AFFF Cancer Link Goes Beyond Firefighters. Navy Personnel Are Entering the Lawsuit as Well

It’s been a long, tough road for plaintiffs in the AFFF class action lawsuit. What started as a settlement case in 2021 about the concerns of firefighting foam has now translated into headline-grabbing news.

The most reported-on firefighting foam lawsuit is that of the International Association of Firefighters which accused the National Fire Protection Association of requiring PFAS in firefighter gear.

PFAS (per- and polyfluoroalkyl substances) is a long-lasting chemical used in various commercial and industrial products. One such product is the haveAqueous Film Forming Foam (AFFF), used by firefighters across the U.S. 

Recent findings have discovered a potential link between exposure to AFFF and cancer. It was only a matter of time till firefighting foam cancer cases expanded to include the AFFF lawsuit by the Navy members.

Navy vets and Navy firefighters continually argued they, too, were exposed to the toxic substance while on the job. It was later found that PFAS got into their gear, skin, and hair.

Now that consumers and firefighters know what they’re up against, it’s important to adopt safer alternatives, believes TruLaw.

Navy Vet Claims Exposure to AFFF Led to Testicular Cancer Diagnosis

Ex-US Navy firefighter Michael Sloane says he developed testicular cancer after being exposed to AFFF. The substance was used to put out petroleum fires on military bases.

Sloane, who hails from Texas, named chemical and safety equipment manufacturers in his complaint. AboutLawsuits mentioned his case on its website and claimed the presence of the PFAS compounds in firefighting foams was the cause of his diagnosis.

While serving as a firefighter in the Navy from 1980 to 1983, Sloane argued that he was exposed to the chemicals. He was diagnosed with testicular cancer in 2006 and added he was never warned of the potential health risks. Hence, this is what formed the basis of his case.

The lawsuit stated: “The descriptive labels and material safety data sheets for Defendants’ AFFF containing PFOA or PFOS and/or their precursor chemicals utilized by the United States Navy firefighters did not reasonably or adequately describe the AFFF’s risks to human health.”

Symptoms of Being Exposed to PFAS

More studies have been done on the human body’s exposure to PFAS since AFFF lawsuits started piling up. While it’s difficult to show how they directly cause diseases, it’s been proven that some PFAS could be linked to harmful effects in humans and animals.

Known to repel water, dirt and oil, PFAS are what are termed as “forever chemicals.” Because they take longer to break down, they’ve seeped into groundwater, soil and the food chain.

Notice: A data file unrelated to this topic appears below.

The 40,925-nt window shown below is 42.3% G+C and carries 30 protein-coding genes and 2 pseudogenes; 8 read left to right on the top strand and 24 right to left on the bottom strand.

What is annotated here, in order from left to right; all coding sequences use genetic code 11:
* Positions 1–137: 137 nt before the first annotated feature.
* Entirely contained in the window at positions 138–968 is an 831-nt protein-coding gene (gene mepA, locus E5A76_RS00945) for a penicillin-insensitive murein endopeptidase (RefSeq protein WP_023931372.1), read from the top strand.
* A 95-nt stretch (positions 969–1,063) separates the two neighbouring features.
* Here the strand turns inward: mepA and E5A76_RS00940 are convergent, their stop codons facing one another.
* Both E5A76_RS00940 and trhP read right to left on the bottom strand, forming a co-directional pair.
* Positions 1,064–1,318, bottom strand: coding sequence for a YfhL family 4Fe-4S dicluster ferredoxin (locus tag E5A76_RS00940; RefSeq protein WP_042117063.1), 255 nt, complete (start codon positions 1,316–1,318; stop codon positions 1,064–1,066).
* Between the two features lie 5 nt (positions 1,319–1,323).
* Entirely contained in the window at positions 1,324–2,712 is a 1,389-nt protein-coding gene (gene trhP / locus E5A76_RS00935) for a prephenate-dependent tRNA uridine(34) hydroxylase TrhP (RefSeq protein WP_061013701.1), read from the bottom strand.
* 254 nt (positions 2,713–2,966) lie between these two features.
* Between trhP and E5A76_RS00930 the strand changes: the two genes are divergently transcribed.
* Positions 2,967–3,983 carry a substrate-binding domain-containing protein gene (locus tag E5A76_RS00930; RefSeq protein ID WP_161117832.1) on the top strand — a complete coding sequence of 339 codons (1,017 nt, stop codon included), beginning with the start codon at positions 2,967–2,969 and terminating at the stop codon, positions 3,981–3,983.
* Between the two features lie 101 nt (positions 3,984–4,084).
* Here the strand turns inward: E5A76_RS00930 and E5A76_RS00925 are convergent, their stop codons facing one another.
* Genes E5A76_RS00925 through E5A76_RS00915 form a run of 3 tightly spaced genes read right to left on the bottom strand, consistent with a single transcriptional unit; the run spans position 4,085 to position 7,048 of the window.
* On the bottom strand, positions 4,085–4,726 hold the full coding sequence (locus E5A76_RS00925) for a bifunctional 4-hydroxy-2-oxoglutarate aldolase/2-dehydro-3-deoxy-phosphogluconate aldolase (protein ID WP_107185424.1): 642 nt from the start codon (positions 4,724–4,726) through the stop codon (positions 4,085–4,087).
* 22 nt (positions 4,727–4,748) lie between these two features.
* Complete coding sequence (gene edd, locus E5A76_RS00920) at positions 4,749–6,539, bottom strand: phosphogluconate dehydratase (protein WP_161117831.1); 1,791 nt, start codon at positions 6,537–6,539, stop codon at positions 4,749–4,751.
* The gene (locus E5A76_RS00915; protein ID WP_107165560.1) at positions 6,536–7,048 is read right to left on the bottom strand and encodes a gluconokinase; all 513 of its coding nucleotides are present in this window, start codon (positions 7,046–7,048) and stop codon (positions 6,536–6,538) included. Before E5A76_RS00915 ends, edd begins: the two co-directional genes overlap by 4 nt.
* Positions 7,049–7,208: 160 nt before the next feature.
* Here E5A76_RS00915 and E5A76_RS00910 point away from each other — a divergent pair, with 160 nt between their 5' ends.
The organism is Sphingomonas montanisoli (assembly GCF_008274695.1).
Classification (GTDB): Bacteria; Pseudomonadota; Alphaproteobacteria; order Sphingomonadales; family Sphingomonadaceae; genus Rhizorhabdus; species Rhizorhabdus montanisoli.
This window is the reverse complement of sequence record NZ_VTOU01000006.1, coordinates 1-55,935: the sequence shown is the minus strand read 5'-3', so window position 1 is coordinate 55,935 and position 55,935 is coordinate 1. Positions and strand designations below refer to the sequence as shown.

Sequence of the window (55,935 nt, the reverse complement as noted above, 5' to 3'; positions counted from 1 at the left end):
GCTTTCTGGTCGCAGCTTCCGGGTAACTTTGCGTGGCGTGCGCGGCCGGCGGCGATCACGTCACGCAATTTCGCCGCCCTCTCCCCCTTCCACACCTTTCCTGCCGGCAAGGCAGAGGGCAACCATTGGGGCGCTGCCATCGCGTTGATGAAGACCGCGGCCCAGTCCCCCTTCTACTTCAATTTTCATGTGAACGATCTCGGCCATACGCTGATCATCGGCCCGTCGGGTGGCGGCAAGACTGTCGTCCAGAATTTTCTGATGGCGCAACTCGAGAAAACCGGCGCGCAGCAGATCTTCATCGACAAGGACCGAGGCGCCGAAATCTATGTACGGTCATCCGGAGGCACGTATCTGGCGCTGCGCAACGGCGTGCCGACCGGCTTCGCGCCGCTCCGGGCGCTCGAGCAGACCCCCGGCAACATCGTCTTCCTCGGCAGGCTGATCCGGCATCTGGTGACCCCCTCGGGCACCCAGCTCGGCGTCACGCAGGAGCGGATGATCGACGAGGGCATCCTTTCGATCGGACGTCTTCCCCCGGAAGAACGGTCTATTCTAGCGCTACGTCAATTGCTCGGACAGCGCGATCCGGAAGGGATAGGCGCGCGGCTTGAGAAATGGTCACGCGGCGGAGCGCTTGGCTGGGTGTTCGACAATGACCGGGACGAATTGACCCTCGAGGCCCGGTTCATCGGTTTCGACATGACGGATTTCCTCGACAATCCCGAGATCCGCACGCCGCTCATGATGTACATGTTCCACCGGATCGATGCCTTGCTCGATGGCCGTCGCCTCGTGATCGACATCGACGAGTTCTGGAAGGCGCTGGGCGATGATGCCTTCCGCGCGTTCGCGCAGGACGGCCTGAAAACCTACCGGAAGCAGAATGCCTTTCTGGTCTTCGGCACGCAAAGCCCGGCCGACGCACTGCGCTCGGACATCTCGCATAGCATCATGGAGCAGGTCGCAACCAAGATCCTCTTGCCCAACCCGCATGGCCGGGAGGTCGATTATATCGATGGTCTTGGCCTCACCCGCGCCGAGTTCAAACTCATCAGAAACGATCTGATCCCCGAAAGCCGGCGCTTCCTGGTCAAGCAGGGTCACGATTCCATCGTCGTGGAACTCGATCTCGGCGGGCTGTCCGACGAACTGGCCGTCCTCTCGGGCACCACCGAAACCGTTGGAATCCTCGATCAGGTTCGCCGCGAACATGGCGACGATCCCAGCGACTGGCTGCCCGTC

According to WebMD, high levels of PFAS in the body can lead to: 

  • High cholesterol
  • Fetal defects in the womb
  • Low birth weight
  • Early puberty
  • Higher risk of kidney, prostate, or testicular cancer
  • Thyroid diseases

The Link to Cancer

Environmental group EWG says PFAS contamination is most probably much wider and more widespread. Federal data shows tap water in the US tests positive for these “forever chemicals.” Basically, there’s no avoiding them.

While writing for the New Yorker, Sharon Lerner reported that 3M scientists discovered the chemicals were present in human blood from as early as the 1970s. They also found evidence of the compound being highly toxic. And yet, they continued to produce it.

Not identified as an official carcinogen, the potential link between PFAS and human cancers has been vigorously studied. They can disrupt cell metabolism and immune functions and cause DNA damage. 

“The strongest epidemiological evidence shows that kidney and testicular cancers are associated with higher levels of PFAS,” says Dr Kirsten Moysich, Professor of Oncology, Cancer Prevention & Control at Roswell Park Comprehensive Cancer Center.

How to Prevent PFAS Exposure

Reducing exposure to toxic PFAS chemicals is possible. Taking three simple steps can help you avoid them.

Drinking Water

Some water filters are known to decrease or even eliminate PFAS chemicals. If you’re unsure of what’s in your drinking water, EWG’s tap water database can provide answers.

Food Packaging

PFAS can be found in many food packaging, from storage containers to microwave popcorn bags. To limit your exposure, avoid microwave popcorn and consuming takeout food that comes in paper-board and paper-based packaging.


Some fabrics are treated with PFAS chemicals. EWG warned anything with the label of “water”, “grease” or “stain-resistant”, is likely to be coated or treated with PFAS.  

The organization urged consumers not to purchase aftermarket waterproofing stain-proofing treatments – unless it’s PFAS-free. Buy clothing from brands with an environmentally safe ethos. Use a vacuum fitted with a HEPA filter.

Chances are the threat of forever chemicals isn’t going anywhere soon. But, with careful consideration for your life and the environment, you can prevent yourself and your family from becoming another statistic.